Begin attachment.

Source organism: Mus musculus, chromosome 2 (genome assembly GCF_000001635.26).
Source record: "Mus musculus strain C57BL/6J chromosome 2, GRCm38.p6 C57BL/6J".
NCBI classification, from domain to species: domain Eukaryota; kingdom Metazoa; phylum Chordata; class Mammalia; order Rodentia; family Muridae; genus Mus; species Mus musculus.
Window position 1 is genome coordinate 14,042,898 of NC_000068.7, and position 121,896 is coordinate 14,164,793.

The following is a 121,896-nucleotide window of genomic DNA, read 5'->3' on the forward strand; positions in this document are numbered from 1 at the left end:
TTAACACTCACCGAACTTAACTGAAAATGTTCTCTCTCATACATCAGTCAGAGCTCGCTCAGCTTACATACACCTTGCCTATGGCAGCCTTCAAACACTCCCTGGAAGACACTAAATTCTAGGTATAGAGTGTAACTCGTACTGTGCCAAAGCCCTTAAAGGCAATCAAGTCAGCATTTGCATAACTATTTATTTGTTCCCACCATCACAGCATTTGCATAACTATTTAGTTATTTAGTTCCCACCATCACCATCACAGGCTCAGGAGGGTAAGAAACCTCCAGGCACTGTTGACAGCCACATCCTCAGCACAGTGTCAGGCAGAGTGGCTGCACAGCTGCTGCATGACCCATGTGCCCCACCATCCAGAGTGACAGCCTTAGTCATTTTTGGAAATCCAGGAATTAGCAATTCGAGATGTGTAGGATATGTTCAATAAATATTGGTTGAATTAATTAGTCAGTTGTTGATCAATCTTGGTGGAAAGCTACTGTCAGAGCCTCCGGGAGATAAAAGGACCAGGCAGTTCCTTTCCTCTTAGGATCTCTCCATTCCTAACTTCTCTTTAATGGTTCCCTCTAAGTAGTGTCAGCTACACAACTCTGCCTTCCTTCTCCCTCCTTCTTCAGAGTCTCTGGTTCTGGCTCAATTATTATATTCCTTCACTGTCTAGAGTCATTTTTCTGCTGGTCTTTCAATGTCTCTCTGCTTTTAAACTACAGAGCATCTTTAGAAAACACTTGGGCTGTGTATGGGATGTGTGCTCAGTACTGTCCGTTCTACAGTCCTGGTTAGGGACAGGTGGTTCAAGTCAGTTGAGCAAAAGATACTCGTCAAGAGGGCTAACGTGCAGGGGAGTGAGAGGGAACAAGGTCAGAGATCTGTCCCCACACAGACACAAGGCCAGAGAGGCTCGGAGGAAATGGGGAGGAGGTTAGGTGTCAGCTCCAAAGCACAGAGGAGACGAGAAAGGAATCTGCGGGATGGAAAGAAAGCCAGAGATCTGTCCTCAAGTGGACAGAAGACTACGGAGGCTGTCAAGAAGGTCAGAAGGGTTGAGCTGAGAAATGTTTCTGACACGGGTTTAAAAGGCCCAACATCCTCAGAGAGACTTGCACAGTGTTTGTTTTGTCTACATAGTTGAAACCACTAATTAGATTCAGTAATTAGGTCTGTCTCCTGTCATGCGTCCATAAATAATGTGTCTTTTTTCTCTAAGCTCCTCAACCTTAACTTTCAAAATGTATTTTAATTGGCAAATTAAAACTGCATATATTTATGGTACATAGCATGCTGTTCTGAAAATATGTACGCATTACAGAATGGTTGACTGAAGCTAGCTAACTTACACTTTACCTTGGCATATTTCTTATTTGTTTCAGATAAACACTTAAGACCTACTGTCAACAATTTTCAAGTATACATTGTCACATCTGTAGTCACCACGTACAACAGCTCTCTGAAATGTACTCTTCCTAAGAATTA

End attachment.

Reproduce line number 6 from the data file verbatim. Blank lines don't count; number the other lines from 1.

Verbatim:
TTAACACTCACCGAACTTAACTGAAAATGTTCTCTCTCATACATCAGTCAGAGCTCGCTCAGCTTACATACACCTTGCCTATGGCAGCCTTCAAACACTCCCTGGAAGACACTAAATTCTAGGTATAGAGTGTAACTCGTACTGTGCCAAAGCCCTTAAAGGCAATCAAGTCAGCATTTGCATAACTATTTATTTGTTCCCACCATCACAGCATTTGCATAACTATTTAGTTATTTAGTTCCCACCATCACCATCACAGGCTCAGGAGGGTAAGAAACCTCCAGGCACTGTTGACAGCCACATCCTCAGCACAGTGTCAGGCAGAGTGGCTGCACAGCTGCTGCATGACCCATGTGCCCCACCATCCAGAGTGACAGCCTTAGTCATTTTTGGAAATCCAGGAATTAGCAATTCGAGATGTGTAGGATATGTTCAATAAATATTGGTTGAATTAATTAGTCAGTTGTTGATCAATCTTGGTGGAAAGCTACTGTCAGAGCCTCCGGGAGATAAAAGGACCAGGCAGTTCCTTTCCTCTTAGGATCTCTCCATTCCTAACTTCTCTTTAATGGTTCCCTCTAAGTAGTGTCAGCTACACAACTCTGCCTTCCTTCTCCCTCCTTCTTCAGAGTCTCTGGTTCTGGCTCAATTATTATATTCCTTCACTGTCTAGAGTCATTTTTCTGCTGGTCTTTCAATGTCTCTCTGCTTTTAAACTACAGAGCATCTTTAGAAAACACTTGGGCTGTGTATGGGATGTGTGCTCAGTACTGTCCGTTCTACAGTCCTGGTTAGGGACAGGTGGTTCAAGTCAGTTGAGCAAAAGATACTCGTCAAGAGGGCTAACGTGCAGGGGAGTGAGAGGGAACAAGGTCAGAGATCTGTCCCCACACAGACACAAGGCCAGAGAGGCTCGGAGGAAATGGGGAGGAGGTTAGGTGTCAGCTCCAAAGCACAGAGGAGACGAGAAAGGAATCTGCGGGATGGAAAGAAAGCCAGAGATCTGTCCTCAAGTGGACAGAAGACTACGGAGGCTGTCAAGAAGGTCAGAAGGGTTGAGCTGAGAAATGTTTCTGACACGGGTTTAAAAGGCCCAACATCCTCAGAGAGACTTGCACAGTGTTTGTTTTGTCTACATAGTTGAAACCACTAATTAGATTCAGTAATTAGGTCTGTCTCCTGTCATGCGTCCATAAATAATGTGTCTTTTTTCTCTAAGCTCCTCAACCTTAACTTTCAAAATGTATTTTAATTGGCAAATTAAAACTGCATATATTTATGGTACATAGCATGCTGTTCTGAAAATATGTACGCATTACAGAATGGTTGACTGAAGCTAGCTAACTTACACTTTACCTTGGCATATTTCTTATTTGTTTCAGATAAACACTTAAGACCTACTGTCAACAATTTTCAAGTATACATTGTCACATCTGTAGTCACCACGTACAACAGCTCTCTGAAATGTACTCTTCCTAAGAATTA